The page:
What makes a keto diet unique compared to any other weight loss trend that we've seen is a measurable shift in your metabolism - switching from carbs to fat as your primary source of fuel, using ketones.
While the ability to change up your metabolism sounds exciting, ketone bodies aren’t as new of a phenomenon as one might think. You’ve probably been producing them for years already. But the real questions remain - what are the real life benefits and risks of increasing your ketone production?
First, What is Glucose?
When you eat carbs, they are broken down into a form of usable fuel called glucose.
Glucose is a sugar that can be used for immediate energy, supplied to the blood to regulate blood sugar levels or stored in your muscle, liver or fat cells to be used later.
But glucose is important for more than just quick energy. It is also the only source of fuel that is able to cross the blood-brain barrier. In other words, your brain loves carbs. This is another reason why your body prefers this macro for fuel. Additionally, because glucose is the type of sugar found in your blood - it is clearly important for maintaining blood sugar control, and pretty impossible to survive without it.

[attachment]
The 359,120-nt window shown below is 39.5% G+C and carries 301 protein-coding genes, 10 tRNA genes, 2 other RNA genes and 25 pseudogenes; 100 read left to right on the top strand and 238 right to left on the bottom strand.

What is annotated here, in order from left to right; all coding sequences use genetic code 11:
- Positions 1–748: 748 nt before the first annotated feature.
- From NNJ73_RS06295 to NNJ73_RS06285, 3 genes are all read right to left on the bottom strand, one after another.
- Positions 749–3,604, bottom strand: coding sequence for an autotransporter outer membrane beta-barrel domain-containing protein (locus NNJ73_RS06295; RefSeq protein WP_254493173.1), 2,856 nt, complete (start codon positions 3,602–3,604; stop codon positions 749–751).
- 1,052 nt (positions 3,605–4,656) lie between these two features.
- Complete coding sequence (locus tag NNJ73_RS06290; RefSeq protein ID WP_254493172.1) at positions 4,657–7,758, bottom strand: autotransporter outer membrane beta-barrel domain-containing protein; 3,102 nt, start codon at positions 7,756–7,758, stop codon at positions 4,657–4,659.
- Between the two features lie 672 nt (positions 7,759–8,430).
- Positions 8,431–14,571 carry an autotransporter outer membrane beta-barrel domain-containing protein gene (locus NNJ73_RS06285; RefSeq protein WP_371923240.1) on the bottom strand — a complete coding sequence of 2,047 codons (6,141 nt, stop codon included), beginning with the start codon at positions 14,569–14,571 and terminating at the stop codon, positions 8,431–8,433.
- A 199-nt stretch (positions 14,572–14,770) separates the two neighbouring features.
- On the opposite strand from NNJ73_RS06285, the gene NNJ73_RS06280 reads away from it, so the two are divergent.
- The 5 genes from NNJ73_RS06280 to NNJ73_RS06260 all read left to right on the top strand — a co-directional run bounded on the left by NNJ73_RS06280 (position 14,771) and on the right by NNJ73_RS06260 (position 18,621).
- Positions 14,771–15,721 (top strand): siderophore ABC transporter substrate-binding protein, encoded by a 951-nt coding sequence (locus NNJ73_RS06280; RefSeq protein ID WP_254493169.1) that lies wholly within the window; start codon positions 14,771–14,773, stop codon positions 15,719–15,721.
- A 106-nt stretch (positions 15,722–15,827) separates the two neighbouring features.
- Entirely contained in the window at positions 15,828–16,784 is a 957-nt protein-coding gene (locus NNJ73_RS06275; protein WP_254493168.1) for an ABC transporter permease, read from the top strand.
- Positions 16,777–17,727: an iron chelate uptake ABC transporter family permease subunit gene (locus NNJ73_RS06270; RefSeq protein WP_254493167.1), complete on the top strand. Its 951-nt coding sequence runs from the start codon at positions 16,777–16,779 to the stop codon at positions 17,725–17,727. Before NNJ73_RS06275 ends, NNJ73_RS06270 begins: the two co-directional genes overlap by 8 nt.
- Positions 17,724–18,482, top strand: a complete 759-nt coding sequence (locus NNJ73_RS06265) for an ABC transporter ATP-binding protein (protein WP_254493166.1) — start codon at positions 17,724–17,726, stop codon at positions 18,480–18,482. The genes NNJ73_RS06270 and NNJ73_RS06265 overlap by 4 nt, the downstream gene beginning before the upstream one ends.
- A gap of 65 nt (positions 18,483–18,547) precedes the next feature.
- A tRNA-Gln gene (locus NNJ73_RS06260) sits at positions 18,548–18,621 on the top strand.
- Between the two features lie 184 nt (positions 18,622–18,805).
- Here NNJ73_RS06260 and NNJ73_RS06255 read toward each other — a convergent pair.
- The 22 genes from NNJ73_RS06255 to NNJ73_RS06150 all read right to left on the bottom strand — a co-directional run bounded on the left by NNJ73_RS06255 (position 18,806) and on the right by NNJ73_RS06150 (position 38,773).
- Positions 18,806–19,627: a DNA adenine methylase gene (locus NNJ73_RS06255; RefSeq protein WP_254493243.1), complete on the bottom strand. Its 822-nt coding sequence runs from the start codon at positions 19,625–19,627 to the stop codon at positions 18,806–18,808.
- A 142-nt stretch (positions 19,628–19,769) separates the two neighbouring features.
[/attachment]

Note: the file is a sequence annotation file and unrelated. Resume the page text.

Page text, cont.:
Without carbs, your body has to find other ways to get glucose or find some other usable form of energy that is efficient and able to supply your brain with fuel - enter ketones.
What are Ketones?
Ketones or ketone bodies are acidic molecules produced by your liver when carbohydrates are not readily available for energy.
In other words, when you cut carb intake to very low intakes (less than 5% of your calories) or through periods of fasting, your body runs out of glucose (sugar) and glycogen (the storage from of carbs or sugars) and is forced to find an alternative source that can provide quick energy and fuel your brain properly.
The primary building block of ketones or ketone bodies is fatty acids - from either stored or dietary fat. Your liver is able to break down fat to produce three types of ketone bodies.
- Acetoacetate - the main ketone produced. It is either used for energy, converted into Beta-hydroxybutyrate, or excreted through urine (you can test for acetoacetate with keto test strips!).
- Beta-hydroxybutyrate (BHB) - used as fuel by the body and brain. Reaching higher BHB levels is often a key desired result of ketosis.
- Acetone - produced in small quantities and not readily used by the body. A majority is excreted through breath, resulting in a fruity, keto breath.
How Your Body Makes Ketones
Ketones are produced through a process called ketogenesis when the need to use fatty acids for fuel increases - or when quick sources of glucose become limited.
It is thought that when you start producing enough ketones that they become your primary source of fuel for your muscles and organs that you enter a state known as "nutritional ketosis".
Ketosis is the metabolic state desired by most low carb, keto dieters who are looking to increase their body's ability to burn or utilize fat for energy.